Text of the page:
• engine: 8-71 blown alcohol big block: HS -- 0.80 inch dia. >>> AFR leaned out to 4.9 at the high end and backfired the blower; jetting was changed for a 4.0 air/fuel ratio for a powerful high end without backfiring.

Other Considerations

There are other considerations to be made when determining the ideal AFR for your setup:

  • For a mechanical fuel injection engine, the engine or blower size determines the nozzle size.
  • The fuel pump size determines the size of the main bypass.
  • The transition between low end and high end air flow determines the high speed size.
  • Once an optimum air/fuel ratio is determined, it appears to remain stable at different altitudes and weather changes.
  • Jetting needs to be changed for those differences to maintain the optimum air/fuel ratio.
  • EFI does the same thing. It adjusts the fuel amount to maintain an optimum air/fuel ratio at different altitudes and weather.
  • Carburetors are adjusted for an optimum air/fuel ratio. They compensate some-what for minor changes in altitude or weather. However, jetting and transition circuits need adjustments for any significant change in the air density from altitude or weather differences.

Conclusion

Using Air/fuel ratio can be a good tool to have in your tuning arsenal. It may take a bit of effort to set up, but once you know, it can streamline the fuel system tuning process and help to ensure best power with few broken parts.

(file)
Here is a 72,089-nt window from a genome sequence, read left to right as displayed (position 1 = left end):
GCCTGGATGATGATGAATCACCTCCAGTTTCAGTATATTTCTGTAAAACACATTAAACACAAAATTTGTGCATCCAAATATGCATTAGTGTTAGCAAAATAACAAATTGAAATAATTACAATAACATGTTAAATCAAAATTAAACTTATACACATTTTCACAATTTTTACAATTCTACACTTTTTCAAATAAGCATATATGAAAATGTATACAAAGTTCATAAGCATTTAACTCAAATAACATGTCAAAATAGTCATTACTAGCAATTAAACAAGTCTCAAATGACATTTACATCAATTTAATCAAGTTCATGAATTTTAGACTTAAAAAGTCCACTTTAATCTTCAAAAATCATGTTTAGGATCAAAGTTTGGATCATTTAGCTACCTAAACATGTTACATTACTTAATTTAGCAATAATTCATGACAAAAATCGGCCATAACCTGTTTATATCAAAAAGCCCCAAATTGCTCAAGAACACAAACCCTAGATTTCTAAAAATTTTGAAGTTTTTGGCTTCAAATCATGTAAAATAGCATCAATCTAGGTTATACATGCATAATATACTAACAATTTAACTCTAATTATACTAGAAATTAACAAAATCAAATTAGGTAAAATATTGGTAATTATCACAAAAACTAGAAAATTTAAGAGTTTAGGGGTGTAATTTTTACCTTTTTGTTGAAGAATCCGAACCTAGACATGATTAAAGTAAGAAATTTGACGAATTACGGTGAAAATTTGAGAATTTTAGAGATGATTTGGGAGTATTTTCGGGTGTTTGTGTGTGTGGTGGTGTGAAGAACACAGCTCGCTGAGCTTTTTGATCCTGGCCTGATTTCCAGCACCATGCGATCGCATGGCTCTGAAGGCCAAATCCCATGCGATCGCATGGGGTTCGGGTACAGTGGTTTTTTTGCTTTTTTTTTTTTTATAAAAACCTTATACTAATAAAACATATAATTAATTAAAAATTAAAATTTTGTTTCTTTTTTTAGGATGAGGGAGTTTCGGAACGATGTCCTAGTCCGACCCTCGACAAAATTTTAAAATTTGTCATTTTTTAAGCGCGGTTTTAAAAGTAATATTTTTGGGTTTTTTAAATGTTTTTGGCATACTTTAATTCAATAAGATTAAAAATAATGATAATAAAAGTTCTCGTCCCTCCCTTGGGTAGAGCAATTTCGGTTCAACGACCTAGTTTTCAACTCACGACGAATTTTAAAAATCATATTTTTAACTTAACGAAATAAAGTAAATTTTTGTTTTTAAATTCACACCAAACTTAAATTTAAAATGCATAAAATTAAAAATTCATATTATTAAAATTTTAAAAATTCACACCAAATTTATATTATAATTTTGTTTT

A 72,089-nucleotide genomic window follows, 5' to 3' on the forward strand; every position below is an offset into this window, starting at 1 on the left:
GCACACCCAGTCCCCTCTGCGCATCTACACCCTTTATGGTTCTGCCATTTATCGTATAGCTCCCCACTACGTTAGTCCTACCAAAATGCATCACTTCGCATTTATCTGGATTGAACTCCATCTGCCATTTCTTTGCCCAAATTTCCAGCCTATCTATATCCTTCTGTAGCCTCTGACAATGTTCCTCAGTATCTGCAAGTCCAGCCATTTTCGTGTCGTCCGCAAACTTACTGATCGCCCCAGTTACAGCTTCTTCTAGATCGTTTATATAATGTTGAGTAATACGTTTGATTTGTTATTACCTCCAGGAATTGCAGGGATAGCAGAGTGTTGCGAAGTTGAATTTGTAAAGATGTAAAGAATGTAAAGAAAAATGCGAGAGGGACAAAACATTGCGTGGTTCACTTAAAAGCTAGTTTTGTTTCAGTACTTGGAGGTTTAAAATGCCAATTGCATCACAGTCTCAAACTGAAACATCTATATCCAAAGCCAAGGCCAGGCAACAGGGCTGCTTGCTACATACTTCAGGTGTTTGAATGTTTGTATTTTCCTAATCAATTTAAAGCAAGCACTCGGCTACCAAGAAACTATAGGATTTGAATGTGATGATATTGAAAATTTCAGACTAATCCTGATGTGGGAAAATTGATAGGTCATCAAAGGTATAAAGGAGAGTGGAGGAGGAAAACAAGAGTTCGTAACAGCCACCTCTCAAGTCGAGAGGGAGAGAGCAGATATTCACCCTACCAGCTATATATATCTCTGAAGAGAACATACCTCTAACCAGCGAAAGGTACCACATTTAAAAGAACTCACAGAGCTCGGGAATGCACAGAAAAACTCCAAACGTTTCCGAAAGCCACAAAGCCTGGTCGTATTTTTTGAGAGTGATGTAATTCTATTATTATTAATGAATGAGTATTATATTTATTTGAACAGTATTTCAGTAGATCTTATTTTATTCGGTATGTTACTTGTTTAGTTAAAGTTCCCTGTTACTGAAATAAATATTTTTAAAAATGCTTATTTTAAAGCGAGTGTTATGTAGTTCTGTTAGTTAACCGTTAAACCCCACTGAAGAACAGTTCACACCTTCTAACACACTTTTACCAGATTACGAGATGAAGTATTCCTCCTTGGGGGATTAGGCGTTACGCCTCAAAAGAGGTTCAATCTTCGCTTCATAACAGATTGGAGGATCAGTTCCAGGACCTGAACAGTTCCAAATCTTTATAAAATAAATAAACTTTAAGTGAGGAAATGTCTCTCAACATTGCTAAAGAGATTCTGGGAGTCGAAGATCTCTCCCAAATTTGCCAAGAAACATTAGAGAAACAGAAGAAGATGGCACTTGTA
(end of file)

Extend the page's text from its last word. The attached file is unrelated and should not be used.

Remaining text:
If you wish to learn more about how to determine your optimum air to fuel ratio for tuning, check out our books from racecarbook.com. These books feature extensive information that help in engine tuning with a lot of information regarding air/fuel ratio.

Our ProCalc jetting calculators are designed to do the calculations for you to determine jetting for optimum air/fuel ratios so that you can focus on your engine, driveline, or racer. If you would like us to set it up for you and assist you setting up a new combination, check out our ProTune Custom Jetting.


Related Articles:
Measuring the Atmosphere around a Racetrack
Historical Weather Data
Explaining the Effects of Weather on Mechanical Fuel Injection


Resources:
RaceCarBook.com
Engineering Toolbox
National Weather Service Glossary

Share: share this page on Facebook share this page on Twitter share this page on LinkedIn share this page on Reddit
By Jennifer on November 21st, 2017 in Info and Education, Main News